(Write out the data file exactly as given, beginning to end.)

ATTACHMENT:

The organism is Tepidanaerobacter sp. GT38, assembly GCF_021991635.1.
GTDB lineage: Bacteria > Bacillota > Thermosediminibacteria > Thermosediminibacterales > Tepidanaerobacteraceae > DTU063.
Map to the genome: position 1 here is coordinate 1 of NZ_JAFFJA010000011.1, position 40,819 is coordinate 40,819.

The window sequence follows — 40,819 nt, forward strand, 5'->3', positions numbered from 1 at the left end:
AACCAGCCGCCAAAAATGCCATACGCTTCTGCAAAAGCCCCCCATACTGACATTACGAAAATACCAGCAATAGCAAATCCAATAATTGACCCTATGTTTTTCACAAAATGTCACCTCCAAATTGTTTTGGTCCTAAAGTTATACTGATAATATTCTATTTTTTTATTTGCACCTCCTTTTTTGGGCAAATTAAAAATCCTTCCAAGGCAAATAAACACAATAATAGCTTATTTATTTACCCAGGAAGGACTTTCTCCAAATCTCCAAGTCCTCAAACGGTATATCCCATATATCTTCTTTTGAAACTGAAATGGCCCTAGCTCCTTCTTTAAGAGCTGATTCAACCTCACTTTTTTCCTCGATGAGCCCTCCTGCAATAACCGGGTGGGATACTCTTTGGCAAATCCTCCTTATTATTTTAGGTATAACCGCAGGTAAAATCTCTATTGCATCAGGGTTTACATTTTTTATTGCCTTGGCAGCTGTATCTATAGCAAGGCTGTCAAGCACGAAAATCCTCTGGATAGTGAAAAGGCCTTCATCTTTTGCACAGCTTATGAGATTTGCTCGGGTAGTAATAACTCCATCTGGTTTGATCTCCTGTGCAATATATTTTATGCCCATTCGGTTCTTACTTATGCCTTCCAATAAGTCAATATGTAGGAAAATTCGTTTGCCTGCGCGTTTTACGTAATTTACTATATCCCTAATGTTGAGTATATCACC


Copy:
The organism is Tepidanaerobacter sp. GT38, assembly GCF_021991635.1.
GTDB lineage: Bacteria > Bacillota > Thermosediminibacteria > Thermosediminibacterales > Tepidanaerobacteraceae > DTU063.
Map to the genome: position 1 here is coordinate 1 of NZ_JAFFJA010000011.1, position 40,819 is coordinate 40,819.

The window sequence follows — 40,819 nt, forward strand, 5'->3', positions numbered from 1 at the left end:
AACCAGCCGCCAAAAATGCCATACGCTTCTGCAAAAGCCCCCCATACTGACATTACGAAAATACCAGCAATAGCAAATCCAATAATTGACCCTATGTTTTTCACAAAATGTCACCTCCAAATTGTTTTGGTCCTAAAGTTATACTGATAATATTCTATTTTTTTATTTGCACCTCCTTTTTTGGGCAAATTAAAAATCCTTCCAAGGCAAATAAACACAATAATAGCTTATTTATTTACCCAGGAAGGACTTTCTCCAAATCTCCAAGTCCTCAAACGGTATATCCCATATATCTTCTTTTGAAACTGAAATGGCCCTAGCTCCTTCTTTAAGAGCTGATTCAACCTCACTTTTTTCCTCGATGAGCCCTCCTGCAATAACCGGGTGGGATACTCTTTGGCAAATCCTCCTTATTATTTTAGGTATAACCGCAGGTAAAATCTCTATTGCATCAGGGTTTACATTTTTTATTGCCTTGGCAGCTGTATCTATAGCAAGGCTGTCAAGCACGAAAATCCTCTGGATAGTGAAAAGGCCTTCATCTTTTGCACAGCTTATGAGATTTGCTCGGGTAGTAATAACTCCATCTGGTTTGATCTCCTGTGCAATATATTTTATGCCCATTCGGTTCTTACTTATGCCTTCCAATAAGTCAATATGTAGGAAAATTCGTTTGCCTGCGCGTTTTACGTAATTTACTATATCCCTAATGTTGAGTATATCACC